When I cracked open my 4th journal – and we'll come back to that – I was a little too focused on the system behind it. I tend to operate like that, attaching systematic approaches to the things I'm involved in.
I began by researching the various page designs others had come up with for the Bullet Journal. If you've never heard of the Bullet Journal – open a new tab right here. I've since adopted a number of really low-key, minimal layouts for monthly and daily logs. Truthfully, I don't use my journal for much more than that. I have a couple pages deicated to tracking my book wishlist and a feeble attempt at biohacking but beyond that, it's a pretty cut and dry record keeper and simple task planner.
I've had a few attempts at the Bujo system – three journals started and forgotten. I think that happens to a fair amount of people. For me, I dove too deep. I went in on a number of overboard designs and the track-everything pages for habits and what have you. It became too cumbersome. I'm not the type to carry my journal everywhere, I check in with it in the morning and at night.
Since then, I'd discovered the '5-minute journal'. While a product on it's own, the system behind it is quite useful. It's a tool for practicing gratitude essentially – or, that's my take. The system rolls out like this; every morning you write three thing's your're grateful for and an actionable statement. Every evening, you write out three awesome things that happened during the day and one thing that would have made the day better.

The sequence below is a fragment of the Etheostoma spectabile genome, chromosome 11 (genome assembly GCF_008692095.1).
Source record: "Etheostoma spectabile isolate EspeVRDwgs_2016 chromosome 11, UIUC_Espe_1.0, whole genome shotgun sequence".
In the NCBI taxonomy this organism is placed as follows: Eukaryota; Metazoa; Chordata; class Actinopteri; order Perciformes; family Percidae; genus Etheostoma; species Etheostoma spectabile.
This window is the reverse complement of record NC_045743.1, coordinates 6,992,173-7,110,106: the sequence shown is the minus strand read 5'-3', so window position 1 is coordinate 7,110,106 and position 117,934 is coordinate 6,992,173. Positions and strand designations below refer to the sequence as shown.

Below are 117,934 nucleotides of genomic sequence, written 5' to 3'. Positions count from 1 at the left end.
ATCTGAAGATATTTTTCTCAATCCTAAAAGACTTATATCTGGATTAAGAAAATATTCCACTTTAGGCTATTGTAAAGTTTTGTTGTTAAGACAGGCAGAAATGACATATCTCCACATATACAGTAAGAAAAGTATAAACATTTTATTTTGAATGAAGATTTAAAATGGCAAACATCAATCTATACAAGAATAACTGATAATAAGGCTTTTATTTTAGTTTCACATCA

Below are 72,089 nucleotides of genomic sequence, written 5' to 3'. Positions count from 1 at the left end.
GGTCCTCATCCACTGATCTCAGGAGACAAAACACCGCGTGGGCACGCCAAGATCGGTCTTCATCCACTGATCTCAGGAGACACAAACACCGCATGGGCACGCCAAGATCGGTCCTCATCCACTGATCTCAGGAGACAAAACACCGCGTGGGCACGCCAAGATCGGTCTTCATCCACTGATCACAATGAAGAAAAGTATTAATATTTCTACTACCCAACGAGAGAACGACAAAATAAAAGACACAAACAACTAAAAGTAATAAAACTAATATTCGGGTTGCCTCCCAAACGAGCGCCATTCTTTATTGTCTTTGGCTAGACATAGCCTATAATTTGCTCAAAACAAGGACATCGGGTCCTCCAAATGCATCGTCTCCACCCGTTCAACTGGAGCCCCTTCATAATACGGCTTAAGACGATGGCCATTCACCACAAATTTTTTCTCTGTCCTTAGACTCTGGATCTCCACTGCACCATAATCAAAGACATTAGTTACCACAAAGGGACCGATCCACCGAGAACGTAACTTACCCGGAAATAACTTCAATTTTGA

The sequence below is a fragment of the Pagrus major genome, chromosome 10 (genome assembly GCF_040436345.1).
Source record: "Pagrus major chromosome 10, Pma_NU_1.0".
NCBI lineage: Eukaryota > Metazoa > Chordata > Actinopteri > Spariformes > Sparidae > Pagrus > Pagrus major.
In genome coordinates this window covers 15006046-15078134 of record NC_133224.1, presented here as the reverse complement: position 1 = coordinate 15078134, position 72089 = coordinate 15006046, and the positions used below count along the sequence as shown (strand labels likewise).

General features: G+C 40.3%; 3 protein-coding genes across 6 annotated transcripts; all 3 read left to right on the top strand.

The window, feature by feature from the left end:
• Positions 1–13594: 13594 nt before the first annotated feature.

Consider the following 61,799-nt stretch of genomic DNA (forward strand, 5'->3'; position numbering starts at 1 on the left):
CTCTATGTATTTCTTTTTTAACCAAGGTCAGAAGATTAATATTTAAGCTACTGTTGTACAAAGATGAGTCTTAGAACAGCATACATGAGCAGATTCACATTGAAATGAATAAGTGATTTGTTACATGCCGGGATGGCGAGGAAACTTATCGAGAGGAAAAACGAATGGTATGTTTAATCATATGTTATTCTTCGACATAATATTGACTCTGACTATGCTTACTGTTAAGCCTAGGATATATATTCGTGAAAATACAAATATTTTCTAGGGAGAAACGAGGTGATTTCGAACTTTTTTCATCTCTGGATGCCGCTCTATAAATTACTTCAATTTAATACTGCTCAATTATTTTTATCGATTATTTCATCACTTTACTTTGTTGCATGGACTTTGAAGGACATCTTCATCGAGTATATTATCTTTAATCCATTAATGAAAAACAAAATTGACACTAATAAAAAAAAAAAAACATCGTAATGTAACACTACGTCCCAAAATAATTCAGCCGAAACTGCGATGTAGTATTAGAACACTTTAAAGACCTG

Enter: the hacked Bujo / 5MJ, nameless system I've been using. Basically, it just mashes the two existing approaches together to be a little more action-oriented.
Start out your day by writing three things to be grateful for. Simple or not, I use this space to reflect on my situation. Family, health and the lifestyle lottery ticket I drew at birth are usual themes.
Next, write an actionable statement; "I will…" or find a meaningful quote to copy. The act of writing it out does something mentally for me, but I can't explain it very well because, you know, science.
Next, let Bujo butt the line and plug in your carried-over, scheduled or new tasks with whatever key icons you use.
Finally, finish out the 5MJ system; write about 3 awesome things that happened in your day and write one thing you could have done to make the day better. Now – that sounds pretty actionable, right? Consider putting that final item as a task the following day where appropriate.
That's about the jist of it and, in the effort to not leave the equivilant of one of those forever-blog-recipies you find where you have to scroll for three thousand characters before finding the actual methods, I'll leave it here with a nice, long, run on sentance.